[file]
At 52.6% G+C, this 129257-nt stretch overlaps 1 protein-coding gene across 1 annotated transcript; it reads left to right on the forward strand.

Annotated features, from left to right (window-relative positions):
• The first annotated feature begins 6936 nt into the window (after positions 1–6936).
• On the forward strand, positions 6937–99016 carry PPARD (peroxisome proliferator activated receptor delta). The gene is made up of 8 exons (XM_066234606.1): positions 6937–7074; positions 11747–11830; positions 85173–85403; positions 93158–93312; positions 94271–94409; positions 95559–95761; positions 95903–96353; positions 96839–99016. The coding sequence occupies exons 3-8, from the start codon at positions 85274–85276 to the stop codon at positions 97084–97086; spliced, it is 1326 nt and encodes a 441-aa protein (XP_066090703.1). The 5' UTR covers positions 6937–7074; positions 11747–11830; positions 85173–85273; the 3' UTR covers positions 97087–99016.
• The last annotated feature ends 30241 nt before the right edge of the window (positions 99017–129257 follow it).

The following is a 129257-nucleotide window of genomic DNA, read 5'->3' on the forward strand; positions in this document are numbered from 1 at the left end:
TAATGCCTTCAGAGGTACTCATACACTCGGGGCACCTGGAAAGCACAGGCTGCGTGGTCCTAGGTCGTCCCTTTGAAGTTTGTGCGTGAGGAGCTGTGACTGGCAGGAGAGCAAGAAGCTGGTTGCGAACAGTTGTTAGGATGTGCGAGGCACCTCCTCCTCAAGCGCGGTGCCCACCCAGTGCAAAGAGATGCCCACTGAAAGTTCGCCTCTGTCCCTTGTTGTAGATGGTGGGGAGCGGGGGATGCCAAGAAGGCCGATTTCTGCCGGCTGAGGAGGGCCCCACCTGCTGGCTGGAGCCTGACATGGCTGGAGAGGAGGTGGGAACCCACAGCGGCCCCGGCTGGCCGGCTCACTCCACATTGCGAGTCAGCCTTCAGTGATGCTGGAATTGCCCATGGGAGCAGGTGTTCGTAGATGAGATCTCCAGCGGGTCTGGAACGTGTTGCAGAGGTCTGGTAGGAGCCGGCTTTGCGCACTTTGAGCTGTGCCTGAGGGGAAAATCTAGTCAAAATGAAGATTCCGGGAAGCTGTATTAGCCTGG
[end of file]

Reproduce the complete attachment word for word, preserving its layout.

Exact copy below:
At 52.6% G+C, this 129257-nt stretch overlaps 1 protein-coding gene across 1 annotated transcript; it reads left to right on the forward strand.

Annotated features, from left to right (window-relative positions):
• The first annotated feature begins 6936 nt into the window (after positions 1–6936).
• On the forward strand, positions 6937–99016 carry PPARD (peroxisome proliferator activated receptor delta). The gene is made up of 8 exons (XM_066234606.1): positions 6937–7074; positions 11747–11830; positions 85173–85403; positions 93158–93312; positions 94271–94409; positions 95559–95761; positions 95903–96353; positions 96839–99016. The coding sequence occupies exons 3-8, from the start codon at positions 85274–85276 to the stop codon at positions 97084–97086; spliced, it is 1326 nt and encodes a 441-aa protein (XP_066090703.1). The 5' UTR covers positions 6937–7074; positions 11747–11830; positions 85173–85273; the 3' UTR covers positions 97087–99016.
• The last annotated feature ends 30241 nt before the right edge of the window (positions 99017–129257 follow it).

The following is a 129257-nucleotide window of genomic DNA, read 5'->3' on the forward strand; positions in this document are numbered from 1 at the left end:
TAATGCCTTCAGAGGTACTCATACACTCGGGGCACCTGGAAAGCACAGGCTGCGTGGTCCTAGGTCGTCCCTTTGAAGTTTGTGCGTGAGGAGCTGTGACTGGCAGGAGAGCAAGAAGCTGGTTGCGAACAGTTGTTAGGATGTGCGAGGCACCTCCTCCTCAAGCGCGGTGCCCACCCAGTGCAAAGAGATGCCCACTGAAAGTTCGCCTCTGTCCCTTGTTGTAGATGGTGGGGAGCGGGGGATGCCAAGAAGGCCGATTTCTGCCGGCTGAGGAGGGCCCCACCTGCTGGCTGGAGCCTGACATGGCTGGAGAGGAGGTGGGAACCCACAGCGGCCCCGGCTGGCCGGCTCACTCCACATTGCGAGTCAGCCTTCAGTGATGCTGGAATTGCCCATGGGAGCAGGTGTTCGTAGATGAGATCTCCAGCGGGTCTGGAACGTGTTGCAGAGGTCTGGTAGGAGCCGGCTTTGCGCACTTTGAGCTGTGCCTGAGGGGAAAATCTAGTCAAAATGAAGATTCCGGGAAGCTGTATTAGCCTGG